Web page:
September 01, 2015

From the Bench: Judicial Transparency and Blogging Judges

A judge describes the promise and perils of blogging by judges.

Hon. Richard G. Kopf

 Download a printable PDF of this article.

I write a blog entitled Hercules and the umpire. I concentrate on American federal judges, particularly in the district courts. If you don’t like my blog or think blogging by a federal judge is unseemly or just plain wrong, blame the Canadians. Let me explain.

The best movie ever made came out in 1995. It is a deeply serious movie entitled Canadian Bacon. It stars John Candy as American sheriff Bud Boomer, who, after a beer brawl at a hockey game in Ontario, invades Canada with the silent backing of the president of the United States.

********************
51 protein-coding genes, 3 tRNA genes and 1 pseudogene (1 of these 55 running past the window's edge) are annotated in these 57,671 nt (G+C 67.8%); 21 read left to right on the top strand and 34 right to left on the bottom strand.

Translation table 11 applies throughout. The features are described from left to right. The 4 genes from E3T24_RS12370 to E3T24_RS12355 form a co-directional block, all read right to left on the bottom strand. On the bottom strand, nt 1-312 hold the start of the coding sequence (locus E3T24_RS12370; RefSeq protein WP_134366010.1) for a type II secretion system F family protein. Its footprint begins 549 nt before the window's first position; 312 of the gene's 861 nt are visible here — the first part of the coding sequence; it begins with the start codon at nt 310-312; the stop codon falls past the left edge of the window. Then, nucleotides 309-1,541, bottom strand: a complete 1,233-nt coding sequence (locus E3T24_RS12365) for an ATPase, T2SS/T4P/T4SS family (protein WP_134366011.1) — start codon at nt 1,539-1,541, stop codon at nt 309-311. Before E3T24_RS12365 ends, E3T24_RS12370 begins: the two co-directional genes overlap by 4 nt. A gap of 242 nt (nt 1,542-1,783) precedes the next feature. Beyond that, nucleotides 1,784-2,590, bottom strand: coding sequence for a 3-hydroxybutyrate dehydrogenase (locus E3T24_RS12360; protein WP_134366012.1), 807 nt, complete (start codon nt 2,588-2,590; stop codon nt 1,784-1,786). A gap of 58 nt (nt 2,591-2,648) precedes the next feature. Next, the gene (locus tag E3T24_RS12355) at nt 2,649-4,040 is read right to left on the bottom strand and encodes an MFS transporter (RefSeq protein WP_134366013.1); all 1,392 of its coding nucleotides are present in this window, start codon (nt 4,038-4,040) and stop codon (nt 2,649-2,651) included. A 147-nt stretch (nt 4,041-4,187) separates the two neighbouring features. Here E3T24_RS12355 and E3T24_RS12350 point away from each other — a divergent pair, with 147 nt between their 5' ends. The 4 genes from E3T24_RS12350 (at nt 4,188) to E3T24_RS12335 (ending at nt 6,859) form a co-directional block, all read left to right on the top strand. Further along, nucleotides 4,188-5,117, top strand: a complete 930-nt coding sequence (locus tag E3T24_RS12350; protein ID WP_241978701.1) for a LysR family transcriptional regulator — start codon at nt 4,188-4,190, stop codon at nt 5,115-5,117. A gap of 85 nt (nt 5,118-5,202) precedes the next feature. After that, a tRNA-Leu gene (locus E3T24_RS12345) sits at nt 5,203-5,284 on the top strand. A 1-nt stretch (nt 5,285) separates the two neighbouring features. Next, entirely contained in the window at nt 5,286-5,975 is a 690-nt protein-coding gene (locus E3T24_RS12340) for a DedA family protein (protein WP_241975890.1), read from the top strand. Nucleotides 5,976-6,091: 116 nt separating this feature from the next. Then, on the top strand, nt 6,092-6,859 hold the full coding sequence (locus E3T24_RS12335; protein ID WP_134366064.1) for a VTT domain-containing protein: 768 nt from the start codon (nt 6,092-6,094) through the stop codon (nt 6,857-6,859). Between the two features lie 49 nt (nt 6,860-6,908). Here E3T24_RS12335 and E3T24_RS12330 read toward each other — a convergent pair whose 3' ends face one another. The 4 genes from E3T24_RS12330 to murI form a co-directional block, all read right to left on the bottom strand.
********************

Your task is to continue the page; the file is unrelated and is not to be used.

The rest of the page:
Despite these hostilities, when Canada, in the form of a Canadian law review, wrote and asked me to do a favor, I agreed. I planned to lull them into a sense of complacency by furthering “cooperation” between our two nations. So I wrote an article extolling greater transparency in the judiciary. See Richard G. Kopf, The Courts, the Internet, E-Filing and Democracy, 56 U.N.B. L.J. 40 (2007) (“[A] court finds its proper place in democracy only when the court is transparent.”).

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